Jesus takes some bread. He gives thanks. He breaks it. And he tells his disciples, 'Take and eat; this is my body.' Then he takes a cup of wine. Again he gives thanks. And then he distributes it to his disciples, saying, 'Drink from it, all of you. This is my blood of the new covenant, which is poured out for many for the forgiveness of sins.'
The words' blood' and 'poured' out are sacrificial words. They have explicit references to the Passover in Egypt. In the book of Exodus, we learn that Israel's relationship with God was forged through the shedding of blood. And Jesus is making clear that the New Covenant is no different to the Old Covenant.
The Old Covenant required the shedding of the blood of a lamb. And the New Covenant will also need the shedding of blood. However, the blood that will be shed this time will not be the shedding of the blood of a lamb. Instead, it will be Jesus own blood that will be poured out. And it won't just be for Israel this time. It will be the pouring out of blood FOR MANY.
Not only that, but it also won't just be so that Israelite sons will be redeemed from dying with Egyptian firstborn. No. The shedding of Jesus's blood will be so that MANY will be redeemed from SIN.
In this sense, the words of Paul in 1 Corinthians 5:7 have a depth of meaning when he says,
1 Corinthians 5:7 ESV
7 Cleanse out the old leaven that you may be a new lump, as you really are unleavened. For Christ, our Passover lamb, has been sacrificed.
And this really is the heart of Christianity. We are made and formed by God. And as a created persons, we belong to God. We were made by him to be in a relationship with him. To love him. To worship him. But that is not how we have lived. The facts are that you and I have spent our lives either shaking our fist at God or simply ignoring him. We have not worshipped him as God. We have not lived as we were designed to live, as created, dependent beings. Because of such sinfulness, we deserve judgement.
Redemption from this situation is what we need. That is what Jesus was looking towards as he celebrated Passover with his followers in Jerusalem. He made his way to the city of Jerusalem because of us! He watched them hammer nails into his hands and feet because of us! He hung on the cross because of us! He died because of us and in our place! He took the punishment that was for us and the anger of God, which was for us! Yet, he allowed his blood to be shed so that ours did not have to be.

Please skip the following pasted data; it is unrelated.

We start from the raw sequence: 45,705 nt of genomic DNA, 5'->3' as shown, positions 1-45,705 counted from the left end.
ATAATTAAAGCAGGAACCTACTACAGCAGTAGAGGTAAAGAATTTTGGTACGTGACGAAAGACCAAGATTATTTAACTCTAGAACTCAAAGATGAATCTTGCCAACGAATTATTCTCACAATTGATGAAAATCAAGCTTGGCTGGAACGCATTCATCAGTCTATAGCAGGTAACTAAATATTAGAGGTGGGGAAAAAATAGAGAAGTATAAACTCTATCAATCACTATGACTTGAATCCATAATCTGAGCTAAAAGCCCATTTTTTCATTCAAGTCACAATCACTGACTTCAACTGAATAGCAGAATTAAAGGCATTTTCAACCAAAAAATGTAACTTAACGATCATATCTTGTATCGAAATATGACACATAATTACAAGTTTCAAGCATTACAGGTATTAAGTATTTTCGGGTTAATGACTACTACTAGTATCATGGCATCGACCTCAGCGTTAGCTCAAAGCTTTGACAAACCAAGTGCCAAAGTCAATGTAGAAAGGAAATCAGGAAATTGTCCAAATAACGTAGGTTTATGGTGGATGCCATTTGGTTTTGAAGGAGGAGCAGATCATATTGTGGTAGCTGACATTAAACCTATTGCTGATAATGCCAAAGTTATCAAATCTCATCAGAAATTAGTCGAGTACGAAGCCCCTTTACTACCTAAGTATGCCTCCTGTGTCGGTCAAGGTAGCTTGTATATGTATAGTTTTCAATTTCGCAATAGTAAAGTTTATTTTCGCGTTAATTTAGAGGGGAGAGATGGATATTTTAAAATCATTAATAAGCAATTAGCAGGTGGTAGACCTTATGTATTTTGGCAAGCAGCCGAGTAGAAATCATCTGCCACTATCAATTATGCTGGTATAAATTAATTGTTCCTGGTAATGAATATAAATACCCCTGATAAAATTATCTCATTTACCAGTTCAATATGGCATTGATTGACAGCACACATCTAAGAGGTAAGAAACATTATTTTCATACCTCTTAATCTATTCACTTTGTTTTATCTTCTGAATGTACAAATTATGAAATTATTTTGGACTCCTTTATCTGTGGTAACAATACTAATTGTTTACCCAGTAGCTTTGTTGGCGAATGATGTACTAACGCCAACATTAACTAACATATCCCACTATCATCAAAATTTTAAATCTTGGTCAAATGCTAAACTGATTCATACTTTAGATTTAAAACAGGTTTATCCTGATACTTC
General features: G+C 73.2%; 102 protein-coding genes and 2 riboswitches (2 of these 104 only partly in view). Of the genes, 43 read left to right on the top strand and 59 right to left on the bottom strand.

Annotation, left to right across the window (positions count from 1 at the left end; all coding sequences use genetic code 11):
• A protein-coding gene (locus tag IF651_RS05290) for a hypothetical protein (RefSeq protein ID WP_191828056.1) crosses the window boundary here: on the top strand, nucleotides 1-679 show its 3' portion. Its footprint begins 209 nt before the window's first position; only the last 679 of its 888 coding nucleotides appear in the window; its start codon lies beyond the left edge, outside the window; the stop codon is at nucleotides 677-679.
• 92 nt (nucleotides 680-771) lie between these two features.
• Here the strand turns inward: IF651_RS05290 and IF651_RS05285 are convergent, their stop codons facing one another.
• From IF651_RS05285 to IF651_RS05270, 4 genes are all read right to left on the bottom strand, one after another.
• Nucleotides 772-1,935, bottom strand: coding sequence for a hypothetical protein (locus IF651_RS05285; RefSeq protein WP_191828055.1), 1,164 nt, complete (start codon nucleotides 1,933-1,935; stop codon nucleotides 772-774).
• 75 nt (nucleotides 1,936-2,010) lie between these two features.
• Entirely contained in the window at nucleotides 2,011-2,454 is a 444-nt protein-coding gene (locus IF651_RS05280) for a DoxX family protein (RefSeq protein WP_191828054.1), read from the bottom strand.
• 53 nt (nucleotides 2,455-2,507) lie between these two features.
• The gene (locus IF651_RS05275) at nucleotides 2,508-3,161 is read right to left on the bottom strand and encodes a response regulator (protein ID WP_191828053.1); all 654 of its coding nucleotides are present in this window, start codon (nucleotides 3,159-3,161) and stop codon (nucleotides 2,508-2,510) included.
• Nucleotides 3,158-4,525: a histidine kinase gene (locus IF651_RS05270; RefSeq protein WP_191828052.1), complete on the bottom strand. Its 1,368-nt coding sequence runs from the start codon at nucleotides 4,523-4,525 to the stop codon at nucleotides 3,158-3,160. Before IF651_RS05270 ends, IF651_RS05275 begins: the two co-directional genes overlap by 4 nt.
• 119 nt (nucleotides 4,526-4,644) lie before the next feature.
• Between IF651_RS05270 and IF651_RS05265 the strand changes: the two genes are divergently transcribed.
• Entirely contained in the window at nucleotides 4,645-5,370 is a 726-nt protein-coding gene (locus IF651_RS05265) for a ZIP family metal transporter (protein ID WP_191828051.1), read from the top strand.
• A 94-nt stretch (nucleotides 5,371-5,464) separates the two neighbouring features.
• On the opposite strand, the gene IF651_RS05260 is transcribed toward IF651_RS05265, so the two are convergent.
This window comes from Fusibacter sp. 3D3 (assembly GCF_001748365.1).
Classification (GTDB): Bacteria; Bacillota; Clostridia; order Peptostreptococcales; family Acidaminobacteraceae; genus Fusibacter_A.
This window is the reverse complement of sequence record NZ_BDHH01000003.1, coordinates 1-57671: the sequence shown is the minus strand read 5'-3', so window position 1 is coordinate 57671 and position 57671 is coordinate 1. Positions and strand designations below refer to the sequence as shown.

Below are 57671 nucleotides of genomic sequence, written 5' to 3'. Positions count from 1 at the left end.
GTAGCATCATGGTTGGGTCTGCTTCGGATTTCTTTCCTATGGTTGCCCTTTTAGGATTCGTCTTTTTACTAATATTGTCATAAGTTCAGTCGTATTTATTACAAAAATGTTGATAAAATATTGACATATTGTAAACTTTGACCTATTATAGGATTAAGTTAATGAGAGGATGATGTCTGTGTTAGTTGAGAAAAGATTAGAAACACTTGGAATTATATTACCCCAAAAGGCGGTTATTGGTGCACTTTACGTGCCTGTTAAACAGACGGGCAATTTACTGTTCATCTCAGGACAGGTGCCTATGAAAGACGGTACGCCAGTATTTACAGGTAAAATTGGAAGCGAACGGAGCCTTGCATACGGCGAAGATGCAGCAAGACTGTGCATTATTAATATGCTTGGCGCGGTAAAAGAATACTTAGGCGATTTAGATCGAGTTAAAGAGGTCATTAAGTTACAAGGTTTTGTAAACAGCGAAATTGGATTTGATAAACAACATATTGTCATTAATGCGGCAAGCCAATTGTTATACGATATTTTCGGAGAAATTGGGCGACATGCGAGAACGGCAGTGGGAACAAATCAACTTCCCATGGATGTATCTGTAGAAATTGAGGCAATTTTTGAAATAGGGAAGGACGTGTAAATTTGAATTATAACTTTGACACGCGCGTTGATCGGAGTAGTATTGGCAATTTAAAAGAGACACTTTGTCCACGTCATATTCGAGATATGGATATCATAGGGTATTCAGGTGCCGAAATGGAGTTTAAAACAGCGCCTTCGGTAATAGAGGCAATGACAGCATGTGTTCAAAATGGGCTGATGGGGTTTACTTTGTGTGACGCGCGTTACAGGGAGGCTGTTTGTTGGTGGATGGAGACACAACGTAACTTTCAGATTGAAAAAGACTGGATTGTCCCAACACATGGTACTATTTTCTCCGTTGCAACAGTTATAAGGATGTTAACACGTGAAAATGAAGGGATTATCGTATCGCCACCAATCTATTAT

But the story doesn't end there. You see, Jesus rose from the dead. Death could not hold him. He rose again. And in doing so, he showed that he is indeed the Lord of life. That he is the giver of new life.
You can see what I'm saying with all this, can't you? We have a Passover lamb who has been crucified for us and yet who has risen from the dead. He now unlocks God's great purposes for us. This is our reality. This is our centre. So … in the face of this reality, let me urge you to do the only proper thing. Let me encourage you to fall to your knees. Worship him. Adore him. Remember him. Thank him.
You see, the book of Exodus and the story of the plagues stands as a grim reminder. You see, the Bible is clear that unless we take the death of Jesus for ourselves, we will have to face God without Jesus on the day of your death or on the last day. And if you face God without the blood of Jesus, then all God will see is your sin. And he will judge you. And he will banish you from his presence forever. He will banish you from everything good that he has given you all your life. You will be banished to an existence without God and without his gifts.
If by some chance, some of you listening are not yet Christian, then I hope you accept Jesus death on the cross as being a death for you. Let me urge you to accept his forgiveness. This is what it means to become a Christian.
In the book of Exodus, you showed that you wanted to align yourself with God's people and God's purpose by killing a lamb and sprinkling its blood on the doorpost of your house. So likewise, you show that you want to align yourself with God's people and God's purpose by looking to Jesus in today's world. By seeing his blood shed for you. And by saying to God, 'I want his death to be a death in my place.'